One day, at the Nob Hill Bistro, having ascended to the lofty post of lunchtime waiter, I served a 40-ish year old woman who dined solo, and whom I’d seen in there for lunch a few times in my busboy days. I had also noticed her many times previously, walking slowly up and down Central in Nob Hill late morning and early afternoons. It was during those precious moments before the patrons arrive, when tuxedo clad wait staff stand outside of busy Central Ave. cafes spiritually beckoning all high tippers whilst lending some class and refinement to the establishment as a whole-- "Wow, a lunch place with waiters in Tuxedo shirts. I'll have to try that...
". (At least that was my rationale for doing it myself back in the day).
As I served her, I noticed the manner in which she chose her words-- the most precise of manners, actually. The rhetor in me really appreciated that. She savored every spoonful of that French Onion Soup (topped with a puff pastry, natch) and asked careful questions regarding its preparation. She seemed to savor life itself, her lunchtime dining experience was merely the conduit. She was slow and deliberate in her actions, had a puppy dog face and a remarkable yet small paunch in her belly, which she attempted to hide by only wearing dresses- oddly, it only served to accentuate it. She was small, maybe 5 foot 1, and was a bit of a throwback to an earlier time in the way she dressed and comported herself. Her overall appearance belied her age, frankly. She was 40 going on 80. I never really thought of her as attractive, or in a sexual way, but she imbued a sense of chivalry in me, or at least a need for me to help her out, be nice to her, be her companion, something. I thought she was lonely, but not in a pathetic way. She was not desperate. She didn't need anyone.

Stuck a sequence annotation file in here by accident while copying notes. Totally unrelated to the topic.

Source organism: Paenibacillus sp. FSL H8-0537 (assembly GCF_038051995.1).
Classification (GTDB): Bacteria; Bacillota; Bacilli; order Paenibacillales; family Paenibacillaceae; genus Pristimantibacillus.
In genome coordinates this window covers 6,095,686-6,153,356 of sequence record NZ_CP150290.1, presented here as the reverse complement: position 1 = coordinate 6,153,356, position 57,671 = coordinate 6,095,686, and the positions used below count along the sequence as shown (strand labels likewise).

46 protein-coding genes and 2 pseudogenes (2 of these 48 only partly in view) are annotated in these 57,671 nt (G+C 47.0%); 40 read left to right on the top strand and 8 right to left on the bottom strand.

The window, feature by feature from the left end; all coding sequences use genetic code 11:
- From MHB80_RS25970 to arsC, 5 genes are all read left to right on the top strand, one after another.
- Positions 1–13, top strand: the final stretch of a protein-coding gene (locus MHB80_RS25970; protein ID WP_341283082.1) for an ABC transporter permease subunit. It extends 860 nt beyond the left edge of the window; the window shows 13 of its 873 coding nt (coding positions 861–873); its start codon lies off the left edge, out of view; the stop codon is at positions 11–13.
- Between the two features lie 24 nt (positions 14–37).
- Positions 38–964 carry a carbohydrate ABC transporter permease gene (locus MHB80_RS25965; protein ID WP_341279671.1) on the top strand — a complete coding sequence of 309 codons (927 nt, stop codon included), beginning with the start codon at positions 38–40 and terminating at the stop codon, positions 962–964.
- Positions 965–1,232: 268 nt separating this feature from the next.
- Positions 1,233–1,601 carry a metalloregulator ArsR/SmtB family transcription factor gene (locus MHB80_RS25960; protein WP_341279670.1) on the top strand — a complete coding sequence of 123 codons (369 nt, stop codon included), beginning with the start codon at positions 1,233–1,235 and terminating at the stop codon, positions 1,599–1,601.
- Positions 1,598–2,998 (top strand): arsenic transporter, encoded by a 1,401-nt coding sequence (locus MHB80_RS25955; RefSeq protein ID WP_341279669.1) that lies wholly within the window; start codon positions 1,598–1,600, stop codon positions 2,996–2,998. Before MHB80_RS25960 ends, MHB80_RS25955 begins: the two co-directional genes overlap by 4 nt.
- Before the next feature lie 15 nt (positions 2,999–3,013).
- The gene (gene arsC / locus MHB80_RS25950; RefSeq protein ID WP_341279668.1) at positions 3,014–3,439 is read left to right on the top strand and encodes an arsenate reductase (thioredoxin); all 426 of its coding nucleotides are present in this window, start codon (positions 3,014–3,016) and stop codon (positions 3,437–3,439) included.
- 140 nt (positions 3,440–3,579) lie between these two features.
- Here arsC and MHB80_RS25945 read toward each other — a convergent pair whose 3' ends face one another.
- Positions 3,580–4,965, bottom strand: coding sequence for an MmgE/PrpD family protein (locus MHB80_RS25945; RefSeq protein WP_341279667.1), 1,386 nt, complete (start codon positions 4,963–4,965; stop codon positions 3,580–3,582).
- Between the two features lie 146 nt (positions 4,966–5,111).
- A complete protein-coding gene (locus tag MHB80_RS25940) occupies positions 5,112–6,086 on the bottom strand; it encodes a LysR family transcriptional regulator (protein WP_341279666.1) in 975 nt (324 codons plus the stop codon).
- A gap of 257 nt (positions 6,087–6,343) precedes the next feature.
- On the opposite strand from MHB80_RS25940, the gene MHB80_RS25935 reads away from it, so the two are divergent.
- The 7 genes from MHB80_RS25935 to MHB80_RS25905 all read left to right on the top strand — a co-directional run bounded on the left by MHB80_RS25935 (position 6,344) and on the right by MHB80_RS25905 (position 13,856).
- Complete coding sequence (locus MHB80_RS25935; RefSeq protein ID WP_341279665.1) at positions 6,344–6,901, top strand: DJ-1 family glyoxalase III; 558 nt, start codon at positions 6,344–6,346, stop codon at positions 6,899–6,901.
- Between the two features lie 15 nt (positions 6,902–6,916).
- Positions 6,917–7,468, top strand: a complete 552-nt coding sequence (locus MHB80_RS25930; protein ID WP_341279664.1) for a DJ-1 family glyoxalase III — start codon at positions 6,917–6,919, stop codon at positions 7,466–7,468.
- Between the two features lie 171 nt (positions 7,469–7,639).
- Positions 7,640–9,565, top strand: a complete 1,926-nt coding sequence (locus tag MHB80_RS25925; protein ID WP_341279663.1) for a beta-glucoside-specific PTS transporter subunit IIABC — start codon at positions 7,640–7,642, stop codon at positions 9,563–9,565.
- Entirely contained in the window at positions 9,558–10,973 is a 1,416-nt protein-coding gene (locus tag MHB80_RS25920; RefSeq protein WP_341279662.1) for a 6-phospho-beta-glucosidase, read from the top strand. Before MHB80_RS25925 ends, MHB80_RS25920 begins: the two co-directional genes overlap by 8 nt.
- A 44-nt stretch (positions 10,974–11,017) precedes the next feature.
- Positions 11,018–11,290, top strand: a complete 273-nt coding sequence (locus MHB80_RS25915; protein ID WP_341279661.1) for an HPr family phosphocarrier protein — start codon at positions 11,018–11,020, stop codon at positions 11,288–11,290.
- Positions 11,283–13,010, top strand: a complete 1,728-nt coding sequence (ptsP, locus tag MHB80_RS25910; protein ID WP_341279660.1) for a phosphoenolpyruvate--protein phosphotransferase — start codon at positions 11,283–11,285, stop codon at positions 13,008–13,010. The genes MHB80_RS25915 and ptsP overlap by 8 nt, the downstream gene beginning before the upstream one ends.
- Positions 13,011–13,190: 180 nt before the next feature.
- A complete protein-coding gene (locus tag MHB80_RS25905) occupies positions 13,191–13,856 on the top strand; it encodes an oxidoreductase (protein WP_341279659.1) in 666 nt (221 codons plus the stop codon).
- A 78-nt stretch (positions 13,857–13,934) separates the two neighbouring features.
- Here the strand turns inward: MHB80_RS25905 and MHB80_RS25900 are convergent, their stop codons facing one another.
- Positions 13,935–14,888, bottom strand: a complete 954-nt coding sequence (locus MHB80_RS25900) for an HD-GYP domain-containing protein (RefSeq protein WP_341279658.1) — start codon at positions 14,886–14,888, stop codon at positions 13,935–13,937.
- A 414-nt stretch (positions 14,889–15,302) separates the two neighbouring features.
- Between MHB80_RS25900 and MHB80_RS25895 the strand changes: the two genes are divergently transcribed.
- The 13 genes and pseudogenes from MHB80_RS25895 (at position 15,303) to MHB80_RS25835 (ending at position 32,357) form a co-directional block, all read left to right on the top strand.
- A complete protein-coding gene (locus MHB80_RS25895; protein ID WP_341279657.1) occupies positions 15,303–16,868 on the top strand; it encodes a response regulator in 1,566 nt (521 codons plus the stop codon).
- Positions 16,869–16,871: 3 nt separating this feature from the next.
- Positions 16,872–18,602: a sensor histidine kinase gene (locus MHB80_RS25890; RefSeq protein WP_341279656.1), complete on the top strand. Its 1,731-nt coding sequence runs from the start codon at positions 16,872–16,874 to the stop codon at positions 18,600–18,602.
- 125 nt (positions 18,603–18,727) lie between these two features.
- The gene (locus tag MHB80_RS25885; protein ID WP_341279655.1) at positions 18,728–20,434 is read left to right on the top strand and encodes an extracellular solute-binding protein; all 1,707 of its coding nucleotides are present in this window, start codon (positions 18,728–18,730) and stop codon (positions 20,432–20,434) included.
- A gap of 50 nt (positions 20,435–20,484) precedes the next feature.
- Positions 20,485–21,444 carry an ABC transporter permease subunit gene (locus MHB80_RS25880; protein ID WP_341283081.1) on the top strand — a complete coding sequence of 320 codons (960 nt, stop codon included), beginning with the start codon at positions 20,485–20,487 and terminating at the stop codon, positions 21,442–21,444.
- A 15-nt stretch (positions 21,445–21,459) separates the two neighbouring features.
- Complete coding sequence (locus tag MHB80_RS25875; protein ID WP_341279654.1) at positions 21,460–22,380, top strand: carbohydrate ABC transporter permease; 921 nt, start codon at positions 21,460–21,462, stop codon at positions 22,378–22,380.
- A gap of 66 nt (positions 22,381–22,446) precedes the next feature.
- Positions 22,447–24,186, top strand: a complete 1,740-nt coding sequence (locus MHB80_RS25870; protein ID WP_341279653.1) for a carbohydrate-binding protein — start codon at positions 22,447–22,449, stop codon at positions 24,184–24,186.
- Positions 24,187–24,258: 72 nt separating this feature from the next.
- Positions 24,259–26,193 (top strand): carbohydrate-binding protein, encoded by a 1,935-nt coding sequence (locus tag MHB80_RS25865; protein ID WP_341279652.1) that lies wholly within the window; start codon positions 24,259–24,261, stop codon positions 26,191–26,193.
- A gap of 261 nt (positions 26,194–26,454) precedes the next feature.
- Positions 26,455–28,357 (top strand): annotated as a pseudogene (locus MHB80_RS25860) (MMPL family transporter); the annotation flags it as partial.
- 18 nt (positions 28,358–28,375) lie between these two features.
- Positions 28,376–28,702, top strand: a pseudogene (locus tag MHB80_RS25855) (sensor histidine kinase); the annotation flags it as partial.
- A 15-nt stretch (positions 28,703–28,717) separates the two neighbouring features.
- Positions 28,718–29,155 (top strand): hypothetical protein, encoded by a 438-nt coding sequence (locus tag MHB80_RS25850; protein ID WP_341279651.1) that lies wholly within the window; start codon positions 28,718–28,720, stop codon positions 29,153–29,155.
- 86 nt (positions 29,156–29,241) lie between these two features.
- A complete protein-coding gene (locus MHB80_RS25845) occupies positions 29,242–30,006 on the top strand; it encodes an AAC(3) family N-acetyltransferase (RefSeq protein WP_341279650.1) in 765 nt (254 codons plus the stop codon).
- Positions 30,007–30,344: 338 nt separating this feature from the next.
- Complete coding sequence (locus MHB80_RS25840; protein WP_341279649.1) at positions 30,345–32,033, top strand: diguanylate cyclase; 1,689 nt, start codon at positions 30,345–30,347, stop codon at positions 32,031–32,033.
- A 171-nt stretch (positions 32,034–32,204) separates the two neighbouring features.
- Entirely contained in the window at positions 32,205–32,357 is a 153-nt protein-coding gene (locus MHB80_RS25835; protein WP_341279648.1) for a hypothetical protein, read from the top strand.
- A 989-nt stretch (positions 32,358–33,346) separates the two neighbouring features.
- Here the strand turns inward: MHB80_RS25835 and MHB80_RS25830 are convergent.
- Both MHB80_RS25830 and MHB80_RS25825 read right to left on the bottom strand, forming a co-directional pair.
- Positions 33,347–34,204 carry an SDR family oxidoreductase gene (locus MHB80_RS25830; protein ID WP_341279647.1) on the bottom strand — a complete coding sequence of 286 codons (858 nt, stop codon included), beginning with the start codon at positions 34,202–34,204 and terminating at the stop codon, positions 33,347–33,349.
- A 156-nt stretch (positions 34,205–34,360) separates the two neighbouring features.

The intoxicating moment for me came, when I hustled to the back to use the credit card machine in my usual manic way, and I read on her card that her name was “Jan Kerouac”. The copious hairs on my forearms stood at attention. I was born and partly grew up in Lowell, Massachusetts and that name is obviously near and dear to me. I have visited the grave site, the statue in the slightly underwhelming Jack Kerouac Park in the mill district. I have read all that there is to read. But this was different. This was Beat flesh and blood. This was knee-buckling.
As I approached the table with her receipt and requested her signature, the rhetorician (me) said, "I don't mean to pry... I grew up in Lowell Mass.... Kerouac is not a very common name... (blurting) are you related to Jack Kerouac?
" At least that's what i thought i said... I'll bet it was actually even more stammered and choppy, with some shaking for good measure. I fully expected her to say, "No, but my family's from Quebec and i'm sure we're distantly related- I get that all the time, blah blah blah..
." But no.
While I stood there, hunched over the prim little front window table with its white on white linens, on baited breath...
She said, "Yeah, I'm his daughter."